Pritchett said the state pays a flat contractual rate to a private vendor to provide health care to inmates, including obstetrics care.

The state used to pay to transport an inmate for an abortion, though not the procedure itself, but the policy was reversed in July 2005.

The state Department of Corrections cited costs, security concerns and a 1986 state law prohibiting the use of public funds, facilities and employees to assist an abortion when it's not necessary to save the life of the woman.

Under the revised policy, the department would only transport an inmate for an abortion if her life or health were endangered.

U.S. District Court Judge Dean Whipple ordered the state to transport a pregnant inmate - referred to in court as Jane Roe - to receive an abortion in October 2005, and the U.S. Supreme Court declined to intervene.

The case was certified as a class action, leading to Whipple's ruling last year ordering Missouri to take pregnant inmates to abortion clinics when they request the procedure.

A three-judge panel of the Eighth U.S. Circuit Court of Appeals heard arguments in the case Monday on appeal from Attorney General Jay Nixon.

Since September 2006, the state has transported three offenders to obtain an abortion. The state has transported a total of seven to abortion clinics since June 2005, the Department of Corrections said.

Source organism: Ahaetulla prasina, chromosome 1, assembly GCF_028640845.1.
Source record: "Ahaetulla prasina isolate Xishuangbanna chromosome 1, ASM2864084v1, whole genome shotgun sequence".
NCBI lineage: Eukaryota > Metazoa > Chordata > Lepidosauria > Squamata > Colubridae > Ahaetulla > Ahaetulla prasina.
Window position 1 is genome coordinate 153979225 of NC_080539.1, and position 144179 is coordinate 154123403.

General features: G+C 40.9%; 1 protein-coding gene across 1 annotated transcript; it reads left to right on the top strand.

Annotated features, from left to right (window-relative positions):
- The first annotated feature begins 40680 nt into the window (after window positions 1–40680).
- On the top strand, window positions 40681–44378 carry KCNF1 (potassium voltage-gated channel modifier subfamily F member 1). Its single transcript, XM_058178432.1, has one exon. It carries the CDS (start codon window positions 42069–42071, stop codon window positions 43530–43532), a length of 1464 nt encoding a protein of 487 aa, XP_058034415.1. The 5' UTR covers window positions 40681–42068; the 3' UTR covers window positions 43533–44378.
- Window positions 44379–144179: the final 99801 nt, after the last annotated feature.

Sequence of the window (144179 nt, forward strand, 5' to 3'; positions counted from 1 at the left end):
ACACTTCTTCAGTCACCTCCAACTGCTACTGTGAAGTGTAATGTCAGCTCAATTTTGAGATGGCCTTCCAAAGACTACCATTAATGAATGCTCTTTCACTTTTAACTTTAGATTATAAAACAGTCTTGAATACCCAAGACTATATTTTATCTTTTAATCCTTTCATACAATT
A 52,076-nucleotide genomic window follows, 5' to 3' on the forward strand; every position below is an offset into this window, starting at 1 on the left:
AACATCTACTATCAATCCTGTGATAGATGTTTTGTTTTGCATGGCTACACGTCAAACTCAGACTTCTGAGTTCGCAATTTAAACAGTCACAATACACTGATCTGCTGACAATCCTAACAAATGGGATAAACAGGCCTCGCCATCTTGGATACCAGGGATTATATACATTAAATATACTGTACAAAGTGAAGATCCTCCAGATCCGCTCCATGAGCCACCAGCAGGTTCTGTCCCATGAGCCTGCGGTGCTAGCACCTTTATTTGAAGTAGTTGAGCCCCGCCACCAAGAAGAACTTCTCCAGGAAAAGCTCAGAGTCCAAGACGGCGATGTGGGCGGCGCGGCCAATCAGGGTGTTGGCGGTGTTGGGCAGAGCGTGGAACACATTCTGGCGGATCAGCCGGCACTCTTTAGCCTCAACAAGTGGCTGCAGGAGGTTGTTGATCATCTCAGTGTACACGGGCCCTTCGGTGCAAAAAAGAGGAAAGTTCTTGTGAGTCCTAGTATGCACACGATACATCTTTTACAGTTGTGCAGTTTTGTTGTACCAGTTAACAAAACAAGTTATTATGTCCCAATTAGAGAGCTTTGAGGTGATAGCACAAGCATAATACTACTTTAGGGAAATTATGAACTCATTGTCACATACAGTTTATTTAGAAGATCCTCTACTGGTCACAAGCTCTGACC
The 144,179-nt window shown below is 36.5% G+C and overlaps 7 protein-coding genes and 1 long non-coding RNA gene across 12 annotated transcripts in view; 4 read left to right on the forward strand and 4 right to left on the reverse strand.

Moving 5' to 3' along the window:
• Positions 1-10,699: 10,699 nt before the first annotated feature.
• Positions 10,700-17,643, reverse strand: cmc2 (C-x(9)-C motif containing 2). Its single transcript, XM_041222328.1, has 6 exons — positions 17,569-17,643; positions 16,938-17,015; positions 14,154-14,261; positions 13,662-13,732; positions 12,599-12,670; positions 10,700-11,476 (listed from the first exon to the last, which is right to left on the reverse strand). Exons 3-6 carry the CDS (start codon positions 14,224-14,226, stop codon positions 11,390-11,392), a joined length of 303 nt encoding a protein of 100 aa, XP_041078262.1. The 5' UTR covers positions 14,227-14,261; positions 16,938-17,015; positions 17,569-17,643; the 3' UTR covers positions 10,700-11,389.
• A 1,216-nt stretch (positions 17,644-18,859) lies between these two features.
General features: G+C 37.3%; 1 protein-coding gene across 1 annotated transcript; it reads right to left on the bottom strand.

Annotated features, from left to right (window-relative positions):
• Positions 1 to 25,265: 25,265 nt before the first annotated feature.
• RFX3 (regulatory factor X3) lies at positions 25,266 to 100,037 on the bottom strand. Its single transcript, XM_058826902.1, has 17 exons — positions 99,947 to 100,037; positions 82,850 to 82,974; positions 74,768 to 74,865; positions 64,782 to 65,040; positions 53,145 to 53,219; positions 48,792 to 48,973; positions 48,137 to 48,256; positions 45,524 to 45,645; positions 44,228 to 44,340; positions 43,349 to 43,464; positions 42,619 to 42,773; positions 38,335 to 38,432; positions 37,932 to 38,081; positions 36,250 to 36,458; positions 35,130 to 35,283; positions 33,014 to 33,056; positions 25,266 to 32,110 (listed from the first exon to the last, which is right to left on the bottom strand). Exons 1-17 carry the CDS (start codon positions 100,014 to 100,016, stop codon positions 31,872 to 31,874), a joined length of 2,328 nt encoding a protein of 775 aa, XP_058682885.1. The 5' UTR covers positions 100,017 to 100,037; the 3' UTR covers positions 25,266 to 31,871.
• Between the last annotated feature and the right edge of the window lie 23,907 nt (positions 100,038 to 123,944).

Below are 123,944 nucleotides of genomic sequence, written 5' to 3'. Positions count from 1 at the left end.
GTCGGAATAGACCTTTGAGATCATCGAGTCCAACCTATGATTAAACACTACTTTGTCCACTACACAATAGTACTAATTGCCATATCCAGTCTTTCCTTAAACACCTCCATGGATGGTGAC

By contrast, from July 2006 to this past July, 52 female offenders - all at the women's prison in Vandalia - delivered babies at area hospitals.

Most children born to offenders end up living with other family members, Corrections spokesman Brian Hauswirth said. Missouri has no program to accommodate offenders and their children in prison, even for overnight visits, he said.

Zambia stalls on legalizing abortion; calls for more "discussion" on the issue

Zambia: 'State Will Let People Debate On Abortion Before It Acts'
The Times of Zambia (Ndola)
24 September 2007
link to article

GOVERNMENT will only recommend whether or not to fully legalise abortion as demanded by some health experts after the issue is exhaustively debated by members of the public, chief Government spokesperson, Mike Mulongoti, has said.

Mr Mulongoti said in an interview in Lusaka yesterday that the Government would not rush into taking a position on the highly controversial issue because the matter was still being debated.

"We cannot make any recommendations on abortion now since medical and ethical experts are still debating. Let them continue debating. As Government we shall only come in at an appropriate time if need arises," Mr Mulongoti said.

He said the Government would have to go back to Parliament to amend the existing Act on abortion if members of the public strongly felt that there was need to fully legalise abortion.

Mr Mulongoti, who is Information and Broadcasting Services Minister, said Zambia had strict laws, which were still in force and could not be thrown out without following the right procedure.

Health Deputy Minister, Lwipa Puma, however, warned in an interview yesterday that legalising abortion in Zambia would mean lawlessness and would promote unsafe sex leading to increased numbers of HIV/Aids as women would be aborting freely.

Dr Puma advised those making such recommendations to consider the repercussions if the Government went ahead. He also advised stakeholders to include tradition leaders in their debates to be aware of the dangers of unsafe abortions.